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Department of Foreign Affairs and International Trade/Library and Archives Canada.

Klaus Goldschlag

 

“The best foreign policy mind in the department.”

Allan Gotlieb
Canadian Ambassador to the United Sates (1981-1989)

 

Klaus Goldschlag wrote policies to change the world. In 1978, Goldschlag joined Canada’s delegation to the United Nations Special Session on Disarmament (UNSSD). With the Canadian delegation chairing the Western Caucus, Prime Minister Pierre Trudeau decided to deliver a proposal to limit nuclear proliferation by restricting tests of nuclear detonations and delivery devices, reducing the production of fissionable materials for nuclear weapons, and capping spending on nuclear weapons systems. Goldschlag worked closely with Trudeau to draft his speech to the UN General Assembly. He coined the phrase “strategy of suffocation” to describe the proposed approach of reducing arms by curtailing the means of producing them. The final speech delivered a vision of non-proliferation that presented an achievable plan without condescending the world’s nuclear powers. Trudeau received wide acclaim for his speech, even garnering praise from the Soviet ambassador. It took decades to implement the proposed measures into multilateral treaties, but Trudeau’s speech – and Goldschlag’s words – gave Canada a leading role in the work of non-proliferation and arms-reduction.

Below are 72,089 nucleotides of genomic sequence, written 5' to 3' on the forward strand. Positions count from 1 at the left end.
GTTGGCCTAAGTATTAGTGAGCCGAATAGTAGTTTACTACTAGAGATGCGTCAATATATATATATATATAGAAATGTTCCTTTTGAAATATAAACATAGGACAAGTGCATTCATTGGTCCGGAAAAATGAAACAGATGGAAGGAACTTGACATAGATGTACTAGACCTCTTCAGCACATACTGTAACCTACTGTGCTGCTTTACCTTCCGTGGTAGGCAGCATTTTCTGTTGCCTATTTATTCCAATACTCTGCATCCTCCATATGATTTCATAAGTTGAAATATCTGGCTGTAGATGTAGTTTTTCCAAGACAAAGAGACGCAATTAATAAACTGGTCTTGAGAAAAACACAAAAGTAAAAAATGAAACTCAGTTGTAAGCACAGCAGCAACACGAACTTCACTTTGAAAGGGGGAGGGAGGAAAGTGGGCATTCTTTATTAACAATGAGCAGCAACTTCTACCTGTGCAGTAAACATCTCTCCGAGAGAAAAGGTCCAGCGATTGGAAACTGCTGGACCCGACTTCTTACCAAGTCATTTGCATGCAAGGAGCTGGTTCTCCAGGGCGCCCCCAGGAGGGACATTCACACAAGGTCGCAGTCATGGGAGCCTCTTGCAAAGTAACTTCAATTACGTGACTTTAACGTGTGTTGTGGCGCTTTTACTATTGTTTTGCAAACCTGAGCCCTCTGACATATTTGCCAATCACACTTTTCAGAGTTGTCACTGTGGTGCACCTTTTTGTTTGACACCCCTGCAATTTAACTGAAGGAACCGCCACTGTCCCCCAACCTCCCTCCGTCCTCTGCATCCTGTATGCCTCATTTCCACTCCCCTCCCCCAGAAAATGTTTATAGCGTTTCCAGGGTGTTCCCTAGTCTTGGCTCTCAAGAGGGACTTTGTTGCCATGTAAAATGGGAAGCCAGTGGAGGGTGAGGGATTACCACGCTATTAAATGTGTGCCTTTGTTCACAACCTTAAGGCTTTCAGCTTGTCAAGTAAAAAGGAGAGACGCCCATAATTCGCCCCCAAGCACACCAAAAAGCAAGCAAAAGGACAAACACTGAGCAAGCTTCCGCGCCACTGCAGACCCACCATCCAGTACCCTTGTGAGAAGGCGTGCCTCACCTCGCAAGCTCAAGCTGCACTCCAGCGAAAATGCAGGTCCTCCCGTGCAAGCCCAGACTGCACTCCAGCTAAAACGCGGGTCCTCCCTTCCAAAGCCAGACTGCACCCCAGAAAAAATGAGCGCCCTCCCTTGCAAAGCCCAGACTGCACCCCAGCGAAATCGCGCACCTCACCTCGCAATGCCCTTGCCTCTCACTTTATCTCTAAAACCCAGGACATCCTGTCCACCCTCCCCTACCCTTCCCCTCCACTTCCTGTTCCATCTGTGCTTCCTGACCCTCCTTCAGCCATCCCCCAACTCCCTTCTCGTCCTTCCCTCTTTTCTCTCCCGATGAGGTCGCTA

Klaus Goldschlag at his desk in the Canadian Embassy in Bonn, West Germany. Gunther Schleith/Library and Archives Canada

Goldschlag joined the Foreign Service in 1949. A skilled linguist, his brilliant analysis of foreign policy sent him climbing up the ranks of the Department of External Affairs. In 1972, he drafted three foreign policy options for the Trudeau government. His “Third Option” set the template for a new Canadian foreign policy, independent of American influence. Goldschlag was appointed ambassador to Turkey, Italy, and West Germany. A surgical accident during his time as Ambassador to West Germany left him paralyzed on his right side and forced him into early retirement.

Goldschlag was born in Berlin, Germany in 1922. Orphaned under the Nazi regime, he was adopted by Toronto insurance broker Alan Coatsworth. He completed a Bachelor of Arts at the University of Toronto in 1944 and joined the Canadian Army. After the war, he completed a master’s degree in Arabic at the University of Toronto and pursued a second master’s degree in Oriental Languages at Princeton University. He was appointed an Officer of the Order of Canada for his contributions to the diplomatic service.


Further Reading:

Meyer, Paul. “Pierre Trudeau and the “suffocation” of the nuclear arms race.” International Journal 71, no. 3 (2016): 393-408.

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